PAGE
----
Steinbeck, John. Cannery Row
Original publication date: 1945
Rpt. New York: Penguin, 2002
ISBN 978–1–101–65979–3

Cannery Row in Monterey in California is a poem, a stink, a grating noise, a quality of light, a tone, a habit, a nostalgia, a dream. Cannery Row is the gathered and scattered, tin and iron and rust and splintered wood, chopped pavement and weedy lots and junk heaps, sardine canneries of corrugated iron, honky tonks, restaurants and whore houses, and little crowded groceries, and laboratories and flophouses. Its inhabitants are, as the man once said, “whores, pimps, gamblers, and sons of bitches,” by which he meant Everybody. Had the man looked through another peephole he might have said, “Saints and angels and martyrs and holy men,” and he would have meant the same thing.

This opening paragraph introduces readers to Cannery Row, where, when the “cannery whistles scream … men and women scramble into their clothes and come running down to the Row to go to work.” But at day’s end, after these workers “straggle out and droop their ways up the hill into the town … Cannery Row becomes itself again—quiet and magical. Its normal life returns.”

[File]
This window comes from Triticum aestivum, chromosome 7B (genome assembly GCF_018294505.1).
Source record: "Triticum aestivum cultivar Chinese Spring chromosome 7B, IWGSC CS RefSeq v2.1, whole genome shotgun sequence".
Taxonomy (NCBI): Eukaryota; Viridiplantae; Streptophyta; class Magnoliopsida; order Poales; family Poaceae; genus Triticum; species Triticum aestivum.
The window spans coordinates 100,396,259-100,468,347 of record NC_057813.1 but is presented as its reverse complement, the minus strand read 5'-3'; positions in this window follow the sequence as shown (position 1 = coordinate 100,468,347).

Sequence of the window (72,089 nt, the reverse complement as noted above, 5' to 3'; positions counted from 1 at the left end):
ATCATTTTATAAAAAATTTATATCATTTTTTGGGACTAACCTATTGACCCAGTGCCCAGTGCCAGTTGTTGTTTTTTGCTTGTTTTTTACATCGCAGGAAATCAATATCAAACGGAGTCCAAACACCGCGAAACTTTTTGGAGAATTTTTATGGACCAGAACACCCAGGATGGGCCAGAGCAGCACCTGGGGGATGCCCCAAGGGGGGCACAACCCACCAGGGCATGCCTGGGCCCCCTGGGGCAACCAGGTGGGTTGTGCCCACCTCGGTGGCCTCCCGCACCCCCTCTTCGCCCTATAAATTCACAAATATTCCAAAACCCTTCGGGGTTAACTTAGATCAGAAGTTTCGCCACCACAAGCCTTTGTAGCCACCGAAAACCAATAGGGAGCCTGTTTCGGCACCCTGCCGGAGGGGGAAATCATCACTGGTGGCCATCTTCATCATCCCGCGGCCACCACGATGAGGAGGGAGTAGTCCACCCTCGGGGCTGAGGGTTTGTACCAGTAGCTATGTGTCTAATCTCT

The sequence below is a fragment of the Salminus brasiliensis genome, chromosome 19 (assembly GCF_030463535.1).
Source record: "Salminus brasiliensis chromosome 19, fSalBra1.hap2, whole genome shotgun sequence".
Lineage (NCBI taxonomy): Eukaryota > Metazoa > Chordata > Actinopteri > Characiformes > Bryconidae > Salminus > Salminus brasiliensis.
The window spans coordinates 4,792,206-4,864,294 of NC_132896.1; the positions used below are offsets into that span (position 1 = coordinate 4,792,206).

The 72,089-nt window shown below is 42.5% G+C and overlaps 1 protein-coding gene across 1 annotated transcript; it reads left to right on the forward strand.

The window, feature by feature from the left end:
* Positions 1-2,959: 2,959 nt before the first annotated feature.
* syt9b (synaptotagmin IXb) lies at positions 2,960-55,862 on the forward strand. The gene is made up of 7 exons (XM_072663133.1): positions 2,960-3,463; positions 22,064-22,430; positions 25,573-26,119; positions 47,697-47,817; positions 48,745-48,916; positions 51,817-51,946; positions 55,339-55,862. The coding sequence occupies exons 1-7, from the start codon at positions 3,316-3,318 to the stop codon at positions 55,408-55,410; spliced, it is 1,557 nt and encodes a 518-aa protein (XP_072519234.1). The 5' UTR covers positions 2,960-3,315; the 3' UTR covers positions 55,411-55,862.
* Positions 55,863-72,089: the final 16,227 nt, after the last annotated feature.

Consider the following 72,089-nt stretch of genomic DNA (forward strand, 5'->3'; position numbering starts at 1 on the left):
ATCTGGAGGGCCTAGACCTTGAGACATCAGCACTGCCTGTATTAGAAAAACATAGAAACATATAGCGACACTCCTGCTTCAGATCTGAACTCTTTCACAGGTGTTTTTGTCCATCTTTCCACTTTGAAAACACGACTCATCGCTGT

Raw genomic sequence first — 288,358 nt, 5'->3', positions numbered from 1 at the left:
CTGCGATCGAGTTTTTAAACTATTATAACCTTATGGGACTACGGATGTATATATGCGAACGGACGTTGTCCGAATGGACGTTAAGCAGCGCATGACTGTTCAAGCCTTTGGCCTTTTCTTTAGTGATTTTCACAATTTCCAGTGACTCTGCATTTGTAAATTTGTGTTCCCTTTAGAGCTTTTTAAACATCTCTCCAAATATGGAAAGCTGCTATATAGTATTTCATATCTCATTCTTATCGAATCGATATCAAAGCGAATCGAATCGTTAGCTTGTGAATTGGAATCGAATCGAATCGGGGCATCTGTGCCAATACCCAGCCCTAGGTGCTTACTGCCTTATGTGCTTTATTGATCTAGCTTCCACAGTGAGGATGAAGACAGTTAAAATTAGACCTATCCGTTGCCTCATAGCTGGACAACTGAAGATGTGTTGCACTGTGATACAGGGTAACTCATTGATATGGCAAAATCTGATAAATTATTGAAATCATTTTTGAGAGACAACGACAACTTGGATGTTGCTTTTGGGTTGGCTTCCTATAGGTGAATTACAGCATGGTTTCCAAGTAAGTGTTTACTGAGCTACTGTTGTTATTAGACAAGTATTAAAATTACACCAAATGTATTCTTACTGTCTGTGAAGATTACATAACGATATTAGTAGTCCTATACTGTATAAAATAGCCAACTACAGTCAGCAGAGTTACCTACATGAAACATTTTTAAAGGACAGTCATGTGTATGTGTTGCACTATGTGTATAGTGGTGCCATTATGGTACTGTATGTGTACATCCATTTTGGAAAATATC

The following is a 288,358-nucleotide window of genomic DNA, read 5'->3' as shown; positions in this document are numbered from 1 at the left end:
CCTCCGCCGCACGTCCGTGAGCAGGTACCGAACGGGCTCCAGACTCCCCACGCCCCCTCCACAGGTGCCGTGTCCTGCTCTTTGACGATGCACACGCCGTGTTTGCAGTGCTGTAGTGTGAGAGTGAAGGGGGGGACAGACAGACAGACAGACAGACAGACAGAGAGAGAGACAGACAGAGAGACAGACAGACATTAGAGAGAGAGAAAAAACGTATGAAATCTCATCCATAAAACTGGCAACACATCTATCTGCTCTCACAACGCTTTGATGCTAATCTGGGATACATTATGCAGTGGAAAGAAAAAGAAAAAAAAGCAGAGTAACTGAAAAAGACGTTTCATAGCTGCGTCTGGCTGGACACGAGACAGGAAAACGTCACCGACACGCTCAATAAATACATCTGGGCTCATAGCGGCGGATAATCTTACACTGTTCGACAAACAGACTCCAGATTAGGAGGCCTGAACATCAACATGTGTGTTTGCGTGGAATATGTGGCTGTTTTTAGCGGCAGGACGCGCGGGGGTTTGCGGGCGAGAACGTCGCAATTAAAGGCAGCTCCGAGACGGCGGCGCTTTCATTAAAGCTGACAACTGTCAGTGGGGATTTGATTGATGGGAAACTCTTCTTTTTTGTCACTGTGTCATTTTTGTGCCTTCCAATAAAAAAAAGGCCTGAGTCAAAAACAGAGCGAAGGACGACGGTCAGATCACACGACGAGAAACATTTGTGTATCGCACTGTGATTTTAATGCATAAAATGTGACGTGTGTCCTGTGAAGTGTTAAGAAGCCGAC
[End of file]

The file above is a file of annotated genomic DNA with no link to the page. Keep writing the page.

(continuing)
The book’s narrator asks, “How can the poem and the stink and the grating noise—the quality of light, the tone, the habit and the dream—be set down alive?” He decides that the way to write this book is “to open the page and to let the stories crawl in by themselves.”

And so, in the manner of Sherwood Anderson’s Winesburg, Ohio, Cannery Row tells the story of this place through the intertwining stories of its inhabitants. Set during the Great Depression, the book portrays a time when work was hard and life was even harder.

The main characters include Doc, a marine biologist based on Steinbeck’s friend Ed Ricketts, to whom the book is dedicated; Lee Chong, a local Chinese grocer; Mack, the leader of a group of unemployed men; and Dora, owner of the local brothel. The book acknowledges the characters’ many faults—drunkenness, malingering, craftiness—while at the same time portraying their good qualities—kindness, charity, friendship. After all, “whores, pimps, gamblers, and sons of bitches” are the same as “saints and angels and martyrs and holy men.”

© 2015 by Mary Daniels Brown

Why You Never Hear Stories about Wicked Stepfathers

You know the story of Cinderella. She’s a princess, dearly loved by her father, the king. When her mother dies, her father eventually marries a widow with daughters of her own. But nothing much changes for Cinderella as long as her father lives and continues to protect her and treat her like the princess she was born to be.